'We've become inundated'
Sheriff's office grapples with rise in animal control calls in outlying cities
March 24, 2014
Ann Wenthold, president of PAWS, talks Monday to Gypsy, a dog that was taken to the Greene County Animal Shelter in Jefferson on Feb. 23 by a sheriff’s deputy after it was found running loose in Grand Junction. Animal-control calls now make up 12 to 15 percent of all calls fielded by the Greene County Sheriff’s Office.
The passenger Friday morning in the back of Sheriff Steve Haupert's patrol truck needed to be transported to Story County, but not to stand trial for any crime.
The passenger was, in fact, dead, wrapped in a plastic garbage bag and needed for a post-mortem biopsy - but not to tie his DNA to any suspected cold case.
Haupert didn't even know if his passenger had a name.
"He probably did at some point," he said.
The passenger on this day wasn't a John Doe, either.
It was a dog.
Just a few days before, Haupert had appeared before the Greene County Board of Supervisors to bring awareness to his office's plight - that it's become overwhelmed by animal-control calls.
And, now, the Friday morning drive to Iowa State University's veterinary diagnostic lab to have a stray shepherd tested for rabies after it bit a woman in Rippey on March 12 seemed to just punctuate the whole issue.
The county's top cop has become, in essence, the county dog catcher.
"It's not the picture most people have of law enforcement," John Muir, chairman of the board of supervisors, confessed after learning of Haupert's menial task last Friday morning. "You hate to tell people we couldn't get to something because we were taking a dog to Ames."
But, for Haupert and his six deputies, this is the new reality.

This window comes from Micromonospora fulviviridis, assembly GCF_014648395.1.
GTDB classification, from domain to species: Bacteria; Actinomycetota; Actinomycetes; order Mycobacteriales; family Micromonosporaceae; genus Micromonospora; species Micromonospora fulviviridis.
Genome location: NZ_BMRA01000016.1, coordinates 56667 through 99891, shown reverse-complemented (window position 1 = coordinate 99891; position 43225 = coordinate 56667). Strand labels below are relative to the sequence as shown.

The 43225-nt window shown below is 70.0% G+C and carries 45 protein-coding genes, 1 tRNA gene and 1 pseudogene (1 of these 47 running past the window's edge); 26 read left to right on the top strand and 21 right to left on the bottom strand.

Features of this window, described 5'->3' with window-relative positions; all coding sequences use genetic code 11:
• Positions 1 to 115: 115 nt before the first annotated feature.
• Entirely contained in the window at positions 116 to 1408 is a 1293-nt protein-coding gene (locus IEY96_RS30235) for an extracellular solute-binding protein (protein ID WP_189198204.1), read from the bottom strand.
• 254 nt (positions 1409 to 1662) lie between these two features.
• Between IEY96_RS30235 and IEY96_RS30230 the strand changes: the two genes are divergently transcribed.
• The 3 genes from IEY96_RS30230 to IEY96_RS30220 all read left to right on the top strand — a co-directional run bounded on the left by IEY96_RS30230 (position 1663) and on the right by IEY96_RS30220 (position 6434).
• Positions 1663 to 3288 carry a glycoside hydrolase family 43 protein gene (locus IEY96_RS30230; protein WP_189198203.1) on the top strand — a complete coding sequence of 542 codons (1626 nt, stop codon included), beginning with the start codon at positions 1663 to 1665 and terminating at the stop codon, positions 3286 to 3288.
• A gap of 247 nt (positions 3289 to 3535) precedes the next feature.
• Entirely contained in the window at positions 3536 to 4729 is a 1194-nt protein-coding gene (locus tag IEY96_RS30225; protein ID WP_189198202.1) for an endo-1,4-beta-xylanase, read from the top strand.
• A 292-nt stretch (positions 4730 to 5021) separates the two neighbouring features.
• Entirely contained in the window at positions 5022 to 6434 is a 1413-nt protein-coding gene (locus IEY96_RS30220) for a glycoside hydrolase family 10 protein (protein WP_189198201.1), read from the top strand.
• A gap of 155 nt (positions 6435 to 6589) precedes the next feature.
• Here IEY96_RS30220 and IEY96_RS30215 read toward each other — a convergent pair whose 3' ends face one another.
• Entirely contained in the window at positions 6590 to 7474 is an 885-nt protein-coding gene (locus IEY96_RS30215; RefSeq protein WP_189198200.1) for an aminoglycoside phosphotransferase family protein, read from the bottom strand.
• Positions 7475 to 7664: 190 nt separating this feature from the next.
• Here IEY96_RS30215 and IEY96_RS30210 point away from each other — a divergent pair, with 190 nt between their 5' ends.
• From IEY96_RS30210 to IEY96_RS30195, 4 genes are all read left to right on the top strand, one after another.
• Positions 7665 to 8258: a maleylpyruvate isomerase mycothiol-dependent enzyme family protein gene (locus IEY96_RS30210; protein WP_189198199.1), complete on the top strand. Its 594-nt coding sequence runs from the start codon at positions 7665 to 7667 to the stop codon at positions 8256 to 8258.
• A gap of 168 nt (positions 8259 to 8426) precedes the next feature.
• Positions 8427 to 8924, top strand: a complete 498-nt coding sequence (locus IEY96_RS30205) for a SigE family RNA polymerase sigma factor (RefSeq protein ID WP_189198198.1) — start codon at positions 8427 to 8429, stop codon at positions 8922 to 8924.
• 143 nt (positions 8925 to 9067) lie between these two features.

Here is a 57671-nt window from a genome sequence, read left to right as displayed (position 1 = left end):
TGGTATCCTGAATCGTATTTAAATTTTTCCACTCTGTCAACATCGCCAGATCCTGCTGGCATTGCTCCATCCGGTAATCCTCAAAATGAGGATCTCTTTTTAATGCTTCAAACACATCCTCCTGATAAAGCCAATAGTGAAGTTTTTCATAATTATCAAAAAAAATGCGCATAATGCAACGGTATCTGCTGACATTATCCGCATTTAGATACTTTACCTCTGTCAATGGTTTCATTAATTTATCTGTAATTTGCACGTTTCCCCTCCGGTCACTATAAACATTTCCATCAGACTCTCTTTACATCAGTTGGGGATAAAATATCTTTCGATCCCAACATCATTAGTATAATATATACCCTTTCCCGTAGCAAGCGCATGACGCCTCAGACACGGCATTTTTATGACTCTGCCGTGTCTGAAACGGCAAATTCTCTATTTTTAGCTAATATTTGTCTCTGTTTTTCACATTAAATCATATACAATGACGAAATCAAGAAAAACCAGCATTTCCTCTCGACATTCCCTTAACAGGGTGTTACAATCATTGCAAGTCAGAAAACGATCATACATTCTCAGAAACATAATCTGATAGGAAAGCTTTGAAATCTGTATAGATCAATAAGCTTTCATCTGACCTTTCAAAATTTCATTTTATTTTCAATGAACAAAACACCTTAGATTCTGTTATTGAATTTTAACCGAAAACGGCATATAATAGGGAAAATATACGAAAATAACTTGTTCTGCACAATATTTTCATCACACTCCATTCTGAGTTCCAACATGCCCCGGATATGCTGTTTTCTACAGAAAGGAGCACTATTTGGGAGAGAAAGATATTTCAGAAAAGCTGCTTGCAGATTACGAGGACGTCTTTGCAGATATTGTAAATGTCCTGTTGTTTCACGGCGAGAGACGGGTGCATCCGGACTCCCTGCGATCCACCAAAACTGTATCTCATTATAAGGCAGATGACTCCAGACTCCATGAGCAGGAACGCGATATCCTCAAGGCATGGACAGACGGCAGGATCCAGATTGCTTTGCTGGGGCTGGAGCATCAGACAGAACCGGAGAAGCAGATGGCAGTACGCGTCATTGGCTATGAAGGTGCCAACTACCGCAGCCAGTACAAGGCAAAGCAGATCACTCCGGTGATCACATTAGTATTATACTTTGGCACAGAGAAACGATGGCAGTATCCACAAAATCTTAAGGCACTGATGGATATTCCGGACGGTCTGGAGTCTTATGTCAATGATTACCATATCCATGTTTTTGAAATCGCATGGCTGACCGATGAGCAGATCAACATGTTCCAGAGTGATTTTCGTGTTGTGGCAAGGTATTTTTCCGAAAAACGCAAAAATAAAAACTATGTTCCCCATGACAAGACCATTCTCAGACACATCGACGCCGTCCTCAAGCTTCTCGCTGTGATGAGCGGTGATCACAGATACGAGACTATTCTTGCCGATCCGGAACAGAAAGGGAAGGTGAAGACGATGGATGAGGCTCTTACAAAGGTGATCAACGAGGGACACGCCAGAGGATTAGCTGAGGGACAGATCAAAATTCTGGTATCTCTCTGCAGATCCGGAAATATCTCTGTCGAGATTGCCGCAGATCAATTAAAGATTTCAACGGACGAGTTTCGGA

"We've become somewhat inundated," Haupert explained during the drive to Iowa State.
Calls for animal control now make up 12 to 15 percent of all calls fielded by the Greene County Sheriff's Office, Haupert said.
Haupert has recommended to supervisors the hiring of an animal-control officer to serve the entire county.
"We just didn't have Dog 101 in the academy," he said. "There are some deputies and officers who don't deal well with dogs. They got in law enforcement for the rush of arrests and traffic stops."
Times have changed dramatically since Haupert joined the sheriff's office as a deputy in 1997.
"We were not allowed to put a dog or a cat in the vehicle," he recalled.
Now, he and his deputies are called regularly to round up dogs that are running loose.
Earlier this month, the sheriff's office even removed 127 ball pythons - a breed native to Africa - from a home on Q Avenue on the recommendation of a vet after the owner had been committed.
That particular breed of snake is typically docile, but there are inherent dangers working with animals.
"We have to be very delicate with how we proceed," Haupert said. "It's easier to get on Channel 8 by shooting a dog than by shooting a fellow human."
"We've been backed down by dogs," he added. "I'm really reluctant to shoot a dog when people are looking out the window."
Therein lies part of the problem.
Increasingly, the Greene County Sheriff's Office is working within the city limits of the six municipalities that no longer have police officers of their own.
"There are fewer of us to deal with it than when each town had an officer or two," Haupert said.
Combined, the cities of Grand Junction, Scranton, Churdan, Rippey, Paton and Dana make up 25.67 percent of Greene County's population, yet deputies were dispatched to one of those cities 41.8 percent of the time in 2013, according to Haupert's statistics.
That doesn't include routine patrols.
Those cities have 28E agreements in place to have the sheriff's office provide law-enforcement services at a cost.
Grand Junction, for example, was recently billed by Haupert's office in the amount of $3,490.49 for services rendered during February.
By comparison, Dana was billed $181.50.
Of those towns with 28E agreements, deputies most often head to Grand Junction - 45.6 percent of the time, according to Haupert.
"We need to be seen all over the county," Haupert said, "not just all the time in towns."